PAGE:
The hard wood is used for firewood, to make handles for knives (machetes), and for poles that connect canoe hulls to outriggers (kie-straight poles; apet-curved poles). Sometimes wood of this plant is used to make the frames for diving goggles. Kiden is one of the most useful medicinal plants
of the Marshall Islands. The soft inner part of the bark from "snake-shaped" roots is mixed with coconut meat and used to treat hemorrhoids (wuno in komajmaj). Roots of kiden are also said to be useful in healing damage due to a fall. Leaves of the plant are used to make a medicinal tea, in steam baths, to stop bleeding, and to cover bruises. According to one informant, one week after childbirth mothers bathe in water in which kiden leaves have been boiled. This is done to cleanse the woman internally and to contribute to healthy skin. The treatment continues twice a day for two months. Mourners bathe corpses with saltwater in which kiden leaves have soaked. They also insert a cloth sachet filled with crushed kiden leaves in the vagina and pack leaves around the anus. This treatment preserves the corpse and minimizes odor.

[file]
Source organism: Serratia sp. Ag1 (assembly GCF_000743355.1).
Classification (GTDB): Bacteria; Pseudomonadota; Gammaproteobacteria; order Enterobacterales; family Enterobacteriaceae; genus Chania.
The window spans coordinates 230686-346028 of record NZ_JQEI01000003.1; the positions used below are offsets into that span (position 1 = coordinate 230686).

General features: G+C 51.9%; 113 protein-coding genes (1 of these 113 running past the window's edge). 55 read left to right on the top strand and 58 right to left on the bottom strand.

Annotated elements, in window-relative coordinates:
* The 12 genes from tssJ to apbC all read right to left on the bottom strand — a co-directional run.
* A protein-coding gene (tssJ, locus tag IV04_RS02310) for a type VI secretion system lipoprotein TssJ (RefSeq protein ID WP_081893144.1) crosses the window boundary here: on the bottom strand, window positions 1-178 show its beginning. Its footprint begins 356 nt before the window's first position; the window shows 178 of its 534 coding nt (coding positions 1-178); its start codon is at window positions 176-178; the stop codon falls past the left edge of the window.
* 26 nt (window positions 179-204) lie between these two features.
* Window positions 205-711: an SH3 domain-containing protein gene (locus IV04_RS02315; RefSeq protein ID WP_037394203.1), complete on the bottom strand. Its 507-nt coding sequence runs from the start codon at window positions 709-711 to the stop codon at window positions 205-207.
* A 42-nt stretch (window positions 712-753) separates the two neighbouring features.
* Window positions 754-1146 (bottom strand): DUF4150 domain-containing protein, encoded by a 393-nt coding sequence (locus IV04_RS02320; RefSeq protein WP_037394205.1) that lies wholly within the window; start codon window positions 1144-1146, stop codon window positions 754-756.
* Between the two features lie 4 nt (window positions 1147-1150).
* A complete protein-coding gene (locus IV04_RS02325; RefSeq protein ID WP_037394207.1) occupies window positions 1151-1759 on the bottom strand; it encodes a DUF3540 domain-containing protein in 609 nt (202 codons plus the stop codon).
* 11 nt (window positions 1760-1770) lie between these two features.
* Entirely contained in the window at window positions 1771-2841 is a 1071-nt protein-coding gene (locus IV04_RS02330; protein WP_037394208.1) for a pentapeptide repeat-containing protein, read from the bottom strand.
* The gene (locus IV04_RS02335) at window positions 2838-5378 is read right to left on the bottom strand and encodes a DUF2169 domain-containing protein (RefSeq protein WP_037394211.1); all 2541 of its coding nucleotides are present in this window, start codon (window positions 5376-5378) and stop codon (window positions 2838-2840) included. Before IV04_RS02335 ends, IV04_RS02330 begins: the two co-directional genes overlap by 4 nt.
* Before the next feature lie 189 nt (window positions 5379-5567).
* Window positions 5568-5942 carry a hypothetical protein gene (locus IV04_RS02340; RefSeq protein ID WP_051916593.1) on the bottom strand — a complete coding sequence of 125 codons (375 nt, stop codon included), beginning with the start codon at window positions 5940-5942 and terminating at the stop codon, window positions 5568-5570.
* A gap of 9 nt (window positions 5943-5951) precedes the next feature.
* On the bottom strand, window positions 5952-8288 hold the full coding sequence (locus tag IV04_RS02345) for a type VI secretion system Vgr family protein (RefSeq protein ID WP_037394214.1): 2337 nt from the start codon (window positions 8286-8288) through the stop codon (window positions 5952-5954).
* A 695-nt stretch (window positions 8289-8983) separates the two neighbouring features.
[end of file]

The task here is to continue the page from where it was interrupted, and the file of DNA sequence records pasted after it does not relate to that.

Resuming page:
Distribution: This small indigenous tree species can be found along most of the sandy shores of many tropical Pacific Islands. It only grows in these hot, salty, windswept coastal environments and is an early colonizer (pioneer plant) in these habitats, often being shaded out and replaced over time by larger, slower-growing trees.